April 24, 2018
Murphy Award: Henry Chang
Five teachers have received the 2018 Outstanding Undergraduate Teaching Award in Memory of Charles B. Murphy. This week, Purdue Today will feature Q&A's on each of the recipients. This profile focuses on Henry Chang, associate professor of biological sciences.
Years at Purdue: 12.
Teaching interests: I teach undergraduates and graduate students on using Drosophila to understand the mechanism and cell biology of developmental signaling.
On what inspired him to teach: In looking back at my own experience, I have had many excellent teachers. Without their help, I would not be where I am today. I feel great satisfaction in helping students learn genetics and seeing them go on to do great things.
On what makes a great lecture: For BIOL 241, my best lectures are typically those when I am most familiar with the course materials. For example, I was trained as a Drosophila (fruit fly) person, and when I discussed fly genetics and development, I believe that my enthusiasm for topics came through. In addition, I tinker with my lectures regularly to make sure the materials are accessible to students.
On why he chose to serve as a research mentor to undergraduate students: I approach biology as an experimental science and strongly believe that, for our students to succeed after Purdue, it is critical for them to have experience working at the bench. Their passion for research, work ethics, competency and ability to think critically and independently are all being assessed by mentors, and these evaluations will have more impacts on the student's career paths than course grades.
On what he wants his students to take away from his class: This is a tough question. Over the years, I have identified several learning objectives, including being able to map genes by meiotic recombination, being able to diagram transcription units, and being able to describe mutational analysis of gene regulation and development. But, in the grand scheme of things, I want students to enjoy and appreciate genetics, a discipline that is fundamental to biology and medical sciences. In addition, I teach genetics by describing landmark experiments. In doing so, I hope they appreciate how the information was generated and can learn to think critically about scientific questions.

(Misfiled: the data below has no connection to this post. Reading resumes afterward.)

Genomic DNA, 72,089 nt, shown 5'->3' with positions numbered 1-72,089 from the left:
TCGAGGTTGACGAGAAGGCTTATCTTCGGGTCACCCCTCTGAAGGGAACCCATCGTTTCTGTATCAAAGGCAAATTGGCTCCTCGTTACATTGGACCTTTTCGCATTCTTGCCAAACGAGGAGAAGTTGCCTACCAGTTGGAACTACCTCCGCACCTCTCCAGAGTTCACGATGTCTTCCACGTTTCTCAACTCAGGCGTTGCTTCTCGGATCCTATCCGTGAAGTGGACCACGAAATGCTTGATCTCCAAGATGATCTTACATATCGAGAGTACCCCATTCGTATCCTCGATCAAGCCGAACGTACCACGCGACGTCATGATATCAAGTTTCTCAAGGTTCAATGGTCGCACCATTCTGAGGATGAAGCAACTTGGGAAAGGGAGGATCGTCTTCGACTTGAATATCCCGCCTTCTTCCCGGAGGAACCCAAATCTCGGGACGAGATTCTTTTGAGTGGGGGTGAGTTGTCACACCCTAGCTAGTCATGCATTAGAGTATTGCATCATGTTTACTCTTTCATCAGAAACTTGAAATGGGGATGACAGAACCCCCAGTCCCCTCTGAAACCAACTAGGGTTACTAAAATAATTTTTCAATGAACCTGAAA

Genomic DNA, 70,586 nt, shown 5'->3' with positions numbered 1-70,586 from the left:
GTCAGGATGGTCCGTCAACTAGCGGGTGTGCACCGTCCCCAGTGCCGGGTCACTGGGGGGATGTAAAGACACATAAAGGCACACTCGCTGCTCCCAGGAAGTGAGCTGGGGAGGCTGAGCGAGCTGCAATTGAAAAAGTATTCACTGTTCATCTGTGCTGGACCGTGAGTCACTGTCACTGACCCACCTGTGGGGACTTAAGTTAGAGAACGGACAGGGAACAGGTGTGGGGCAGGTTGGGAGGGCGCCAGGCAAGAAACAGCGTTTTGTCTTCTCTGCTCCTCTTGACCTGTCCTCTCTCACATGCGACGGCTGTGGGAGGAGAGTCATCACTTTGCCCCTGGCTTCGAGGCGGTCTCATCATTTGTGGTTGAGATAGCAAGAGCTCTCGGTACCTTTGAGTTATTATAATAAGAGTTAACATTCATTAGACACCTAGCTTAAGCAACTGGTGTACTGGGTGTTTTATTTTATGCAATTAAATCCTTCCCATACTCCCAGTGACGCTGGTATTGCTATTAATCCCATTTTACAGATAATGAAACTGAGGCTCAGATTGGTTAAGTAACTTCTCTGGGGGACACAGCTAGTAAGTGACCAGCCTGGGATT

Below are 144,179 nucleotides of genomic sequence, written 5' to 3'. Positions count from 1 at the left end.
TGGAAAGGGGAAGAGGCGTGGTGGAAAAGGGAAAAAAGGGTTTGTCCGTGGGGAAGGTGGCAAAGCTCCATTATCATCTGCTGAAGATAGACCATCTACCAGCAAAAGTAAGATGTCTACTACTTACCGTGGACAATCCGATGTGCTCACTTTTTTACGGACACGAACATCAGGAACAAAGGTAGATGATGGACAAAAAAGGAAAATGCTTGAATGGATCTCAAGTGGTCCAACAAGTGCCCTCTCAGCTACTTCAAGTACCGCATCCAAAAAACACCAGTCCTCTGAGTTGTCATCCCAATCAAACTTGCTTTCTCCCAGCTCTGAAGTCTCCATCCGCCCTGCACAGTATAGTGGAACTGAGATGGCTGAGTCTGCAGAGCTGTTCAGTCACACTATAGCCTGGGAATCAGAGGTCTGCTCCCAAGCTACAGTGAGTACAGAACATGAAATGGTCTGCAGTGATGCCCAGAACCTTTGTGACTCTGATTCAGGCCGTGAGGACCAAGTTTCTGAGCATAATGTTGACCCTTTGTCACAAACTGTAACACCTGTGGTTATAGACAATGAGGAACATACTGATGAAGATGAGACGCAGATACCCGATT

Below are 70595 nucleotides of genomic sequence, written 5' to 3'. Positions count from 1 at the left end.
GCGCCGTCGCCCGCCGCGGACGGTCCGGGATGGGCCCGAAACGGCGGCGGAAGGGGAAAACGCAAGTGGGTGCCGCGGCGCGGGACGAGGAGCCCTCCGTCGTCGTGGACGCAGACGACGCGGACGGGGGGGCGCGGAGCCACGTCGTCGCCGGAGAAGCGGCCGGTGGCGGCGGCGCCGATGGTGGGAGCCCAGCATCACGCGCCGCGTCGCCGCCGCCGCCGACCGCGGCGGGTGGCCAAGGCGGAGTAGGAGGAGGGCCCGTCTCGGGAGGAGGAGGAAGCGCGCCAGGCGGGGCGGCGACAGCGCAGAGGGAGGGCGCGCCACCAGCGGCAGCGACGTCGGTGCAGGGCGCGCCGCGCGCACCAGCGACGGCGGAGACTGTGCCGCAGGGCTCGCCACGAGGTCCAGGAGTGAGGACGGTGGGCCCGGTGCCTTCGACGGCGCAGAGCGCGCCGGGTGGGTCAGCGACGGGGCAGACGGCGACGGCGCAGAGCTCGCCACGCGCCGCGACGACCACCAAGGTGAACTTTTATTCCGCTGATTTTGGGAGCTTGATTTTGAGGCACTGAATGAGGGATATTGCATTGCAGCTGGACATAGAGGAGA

On what receiving a Murphy Award means: I am humbled and honored to be recognized by the Murphy Award. This is the highest teaching honor at Purdue, and there are so many wonderful teachers here. The selection process is very competitive, and I feel very fortunate to be picked this year.
What his students say: “Dr. Chang has been one of the best professors I've had at Purdue. This has been my favorite class yet, while still being my most difficult as well. He has two office hours and two help sessions every week and I'm sure if a student couldn't make those times, he would find time to set aside to help that student. He has provided so much support and I've never been afraid to ask him a question. He is understanding and clearly loves what he is teaching, which motivates all of us to love it too. My respect for him has only grown throughout the semester.”
“He is a wonderful mentor. He truly respects all of his students and takes their questions and issues very seriously. I have never seen him dismiss a question as a stupid question through the entire semester. He also has great knowledge of the material and he also makes an effort to personally understand student's points of views and asks about other classes that we're taking. He gives great advice as well and doesn't hold back on his opinions. This was one of those classes where 1. I learned a tremendous amount about genetics, 2. I was motivated to do well on the exams because the professor knew me personally and cared very much for my academics, so I didn't want to disappoint, and 3. it made me genuinely interested in the field of biology once again. In essence, I think the professor made this class very much worth it.”